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Can excessive worry make me physically ill?

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Chronic worry and emotional stress can trigger a host of health problems. The problem occurs when fight or flight is triggered daily by excessive worrying and anxiety. The fight or flight response causes the body’s sympathetic nervous system to release stress hormones such as cortisol. These hormones can boost blood sugar levels and triglycerides (blood fats) that can be used by the body for fuel. The hormones also cause physical reactions such as:

  • Difficulty swallowing
  • Dizziness
  • Dry mouth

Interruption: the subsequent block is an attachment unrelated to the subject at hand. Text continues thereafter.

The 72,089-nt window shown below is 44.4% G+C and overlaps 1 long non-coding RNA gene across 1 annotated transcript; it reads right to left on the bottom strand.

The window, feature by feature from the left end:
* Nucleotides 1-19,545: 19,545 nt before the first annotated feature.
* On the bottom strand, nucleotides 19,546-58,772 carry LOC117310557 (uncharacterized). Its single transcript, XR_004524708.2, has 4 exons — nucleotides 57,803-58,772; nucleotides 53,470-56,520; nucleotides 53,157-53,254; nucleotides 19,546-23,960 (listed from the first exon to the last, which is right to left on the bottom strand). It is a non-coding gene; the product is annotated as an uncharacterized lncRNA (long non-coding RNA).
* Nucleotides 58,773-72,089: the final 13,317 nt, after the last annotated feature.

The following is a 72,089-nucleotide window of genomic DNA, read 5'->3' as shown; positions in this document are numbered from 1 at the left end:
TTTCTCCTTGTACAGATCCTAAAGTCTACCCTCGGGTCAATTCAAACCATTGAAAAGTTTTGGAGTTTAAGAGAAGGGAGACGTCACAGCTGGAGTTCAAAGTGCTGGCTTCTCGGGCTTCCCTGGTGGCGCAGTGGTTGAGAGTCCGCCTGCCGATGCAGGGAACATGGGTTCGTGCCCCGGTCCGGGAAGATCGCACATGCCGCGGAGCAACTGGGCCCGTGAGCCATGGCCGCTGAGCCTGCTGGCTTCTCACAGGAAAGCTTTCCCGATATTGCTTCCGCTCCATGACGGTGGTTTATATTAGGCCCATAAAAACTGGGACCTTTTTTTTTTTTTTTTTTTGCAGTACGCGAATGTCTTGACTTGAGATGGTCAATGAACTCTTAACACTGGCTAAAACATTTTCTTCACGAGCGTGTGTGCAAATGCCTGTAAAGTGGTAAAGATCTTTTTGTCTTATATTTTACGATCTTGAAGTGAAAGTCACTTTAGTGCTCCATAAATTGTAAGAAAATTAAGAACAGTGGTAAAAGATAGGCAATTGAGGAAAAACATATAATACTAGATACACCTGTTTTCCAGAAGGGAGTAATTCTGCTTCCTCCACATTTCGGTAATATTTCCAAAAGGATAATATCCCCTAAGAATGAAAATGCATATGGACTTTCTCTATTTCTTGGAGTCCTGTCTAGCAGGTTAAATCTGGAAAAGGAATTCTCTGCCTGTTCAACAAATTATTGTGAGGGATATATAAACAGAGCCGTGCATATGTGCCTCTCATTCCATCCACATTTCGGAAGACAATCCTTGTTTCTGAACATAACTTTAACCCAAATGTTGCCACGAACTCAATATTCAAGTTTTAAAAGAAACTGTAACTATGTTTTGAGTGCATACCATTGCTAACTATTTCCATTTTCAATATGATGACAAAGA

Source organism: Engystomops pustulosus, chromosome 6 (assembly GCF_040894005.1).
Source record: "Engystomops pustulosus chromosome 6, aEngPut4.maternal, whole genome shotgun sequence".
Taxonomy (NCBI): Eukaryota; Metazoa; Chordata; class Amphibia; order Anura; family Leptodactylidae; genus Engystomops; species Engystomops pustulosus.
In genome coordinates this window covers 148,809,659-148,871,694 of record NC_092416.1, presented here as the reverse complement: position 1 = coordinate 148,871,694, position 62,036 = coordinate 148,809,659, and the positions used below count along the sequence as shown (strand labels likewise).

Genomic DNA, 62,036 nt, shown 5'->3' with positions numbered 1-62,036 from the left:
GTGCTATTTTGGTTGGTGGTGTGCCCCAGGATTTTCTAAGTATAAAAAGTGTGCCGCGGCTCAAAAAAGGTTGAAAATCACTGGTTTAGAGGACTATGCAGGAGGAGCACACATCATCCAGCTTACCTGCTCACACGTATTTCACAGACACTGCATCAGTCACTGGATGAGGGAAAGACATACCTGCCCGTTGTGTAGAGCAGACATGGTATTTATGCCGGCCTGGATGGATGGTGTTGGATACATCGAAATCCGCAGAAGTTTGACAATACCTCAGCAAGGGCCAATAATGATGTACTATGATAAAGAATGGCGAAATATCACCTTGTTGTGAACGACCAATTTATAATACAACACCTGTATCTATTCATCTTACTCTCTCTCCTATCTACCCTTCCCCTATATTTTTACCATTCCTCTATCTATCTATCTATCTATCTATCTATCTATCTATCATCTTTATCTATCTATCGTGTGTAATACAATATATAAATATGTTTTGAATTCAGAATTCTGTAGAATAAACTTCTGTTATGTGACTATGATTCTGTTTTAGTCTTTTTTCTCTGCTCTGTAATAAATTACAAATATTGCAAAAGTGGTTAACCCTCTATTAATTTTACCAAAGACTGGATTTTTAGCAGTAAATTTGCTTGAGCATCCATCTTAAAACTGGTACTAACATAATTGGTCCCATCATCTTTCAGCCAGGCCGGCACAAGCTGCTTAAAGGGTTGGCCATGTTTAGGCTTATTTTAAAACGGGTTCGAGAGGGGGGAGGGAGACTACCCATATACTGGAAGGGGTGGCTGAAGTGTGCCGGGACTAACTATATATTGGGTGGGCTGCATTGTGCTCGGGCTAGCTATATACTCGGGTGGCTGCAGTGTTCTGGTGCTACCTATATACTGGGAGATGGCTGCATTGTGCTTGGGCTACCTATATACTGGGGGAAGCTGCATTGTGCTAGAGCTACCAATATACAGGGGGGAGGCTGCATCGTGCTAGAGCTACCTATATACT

• Fast heartbeat
  • Fatigue
  • Headaches
  • Inability to concentrate
  • Irritability
  • Muscle aches
  • Muscle tension
  • Nausea
  • Nervous energy
  • Rapid breathing
  • Shortness of breath
  • Sweating
  • Trembling and twitching

From: How Worrying Affects the Body WebMD Medical Reference

SOURCES:

National Institute of Mental Health: “Anxiety Disorders” and "Generalized Anxiety Disorder (GAD)."

Anxiety Disorders Association of America: “Brief Overview of Anxiety Disorders.”

American Academy of Family Physicians: “Generalized Anxiety Disorder.”

Reviewed by Joseph Goldberg on August 10, 2017

SOURCES:

National Institute of Mental Health: “Anxiety Disorders” and "Generalized Anxiety Disorder (GAD)."

Anxiety Disorders Association of America: “Brief Overview of Anxiety Disorders.”

American Academy of Family Physicians: “Generalized Anxiety Disorder.”

Reviewed by Joseph Goldberg on August 10, 2017

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What are serious consequences of excessive worry?

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